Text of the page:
Lizard Brain vs iBrain

I am a keen observer of human behaviour, particularly my own. It’s not always pretty, but I try to keep it behind closed doors. I went cycling on Saturday – new target – 25 miles. I procrastinated for 10 minutes before I actually got on the bike. I always do. I get my gear on and then…I don’t walk out the door. I mess around for ten or fifteen minutes. I know I will walk out the door – I never give in and decide not to cycle – that would be too horrible to deal with. I always go out, but I do delay the actual departure.

I find something to do – on Saturday it was making sure Match of the Day is set to record; checking the route again on Google maps; having a quick espresso – all classics of the art of procrastination. I could write a book.

Cold blooded…

So why do I do this? Well, there’s a part of my brain that was designed a long, long time ago in a swamp somewhere in a country with no name and the software that runs that part of my brain has not been updated…ever. Let’s call it my lizard brain. And my lizard brain only does two things – it seeks pleasure and it avoids pain. And it much prefers the latter because you cannot do the former if you’re dead.

Oh the pain…

And my lizard brain hates the first two miles of the bike ride. Because it’s hard. It’s the hardest two miles of the whole ride. So there’s a bit of pain and my lizard brain wants to avoid pain. So I procrastinate for 10 minutes, pointlessly.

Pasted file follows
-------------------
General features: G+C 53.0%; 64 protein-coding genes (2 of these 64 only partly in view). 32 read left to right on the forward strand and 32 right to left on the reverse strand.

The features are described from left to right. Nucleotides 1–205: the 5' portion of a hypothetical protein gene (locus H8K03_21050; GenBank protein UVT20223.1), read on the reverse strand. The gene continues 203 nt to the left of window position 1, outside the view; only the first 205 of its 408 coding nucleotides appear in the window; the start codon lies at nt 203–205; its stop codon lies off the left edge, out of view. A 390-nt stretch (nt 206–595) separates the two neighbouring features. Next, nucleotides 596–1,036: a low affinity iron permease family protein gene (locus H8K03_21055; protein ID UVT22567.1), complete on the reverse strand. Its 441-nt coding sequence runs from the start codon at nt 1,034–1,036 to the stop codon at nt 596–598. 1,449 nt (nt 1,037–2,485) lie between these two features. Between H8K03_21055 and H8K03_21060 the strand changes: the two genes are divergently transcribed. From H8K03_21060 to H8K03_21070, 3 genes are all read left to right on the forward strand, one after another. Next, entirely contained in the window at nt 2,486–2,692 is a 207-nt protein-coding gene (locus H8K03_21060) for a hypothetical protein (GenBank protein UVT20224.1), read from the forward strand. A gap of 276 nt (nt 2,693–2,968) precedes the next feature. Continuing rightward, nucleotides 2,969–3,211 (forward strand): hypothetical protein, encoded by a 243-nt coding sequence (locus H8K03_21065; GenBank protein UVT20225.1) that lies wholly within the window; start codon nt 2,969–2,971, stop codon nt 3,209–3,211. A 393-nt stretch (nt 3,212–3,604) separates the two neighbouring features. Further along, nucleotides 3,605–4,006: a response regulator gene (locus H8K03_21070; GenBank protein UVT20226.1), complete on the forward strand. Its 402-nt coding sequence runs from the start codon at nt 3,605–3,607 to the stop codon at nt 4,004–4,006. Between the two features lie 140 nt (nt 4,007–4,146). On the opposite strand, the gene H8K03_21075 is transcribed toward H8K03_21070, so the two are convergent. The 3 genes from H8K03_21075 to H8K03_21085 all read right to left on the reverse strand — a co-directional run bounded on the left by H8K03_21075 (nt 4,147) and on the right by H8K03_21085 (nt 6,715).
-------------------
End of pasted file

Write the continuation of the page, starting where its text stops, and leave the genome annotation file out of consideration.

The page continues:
Introducing iBrain…

The avoidance of pain is actually very powerful and my software updated 2011 brain (let’s call it the iBrain – you heard it here first) can use this to great effect. The trick is this – you need to find the bigger pain, the future pain. What’s the pain associated with not going out on the bike; making that presentation; asking for the raise; saying goodbye? When my iBrain identifies the bigger, future pain and tries to avoid that pain, rather than the smaller today pain favoured by the lizard brain, then we overcome procrastination.

I do think this is one of the real keys to self-management. To put the lizard back in its box. The reason we do not do what we need to do is because we focus on the wrong pain – the small, immediate pain. But if we get our iBrain to focus on the big, future pain and its desire to avoid that pain, then the small immediate pain is just something to get through. It’s a simple discipline issue.

Get some perspective…

The problem with the small immediate pain is that it’s two inches in front of our nose and therefore it seems bigger than the large future pain. Or even worse, it blocks out all sight of the big future pain and we just cannot see what’s coming should we shrink before the smaller pain.

So, although my pre-cycle procrastination is hardly the worse thing in the world, it’s still useless and reptilian so today when the time comes I shall engage iBrain and put my gear on and walk straight out the door and ten minutes later the small today pain will be behind me and the lizard will be back in his box.

, , ,

No comments yet.

Leave a Reply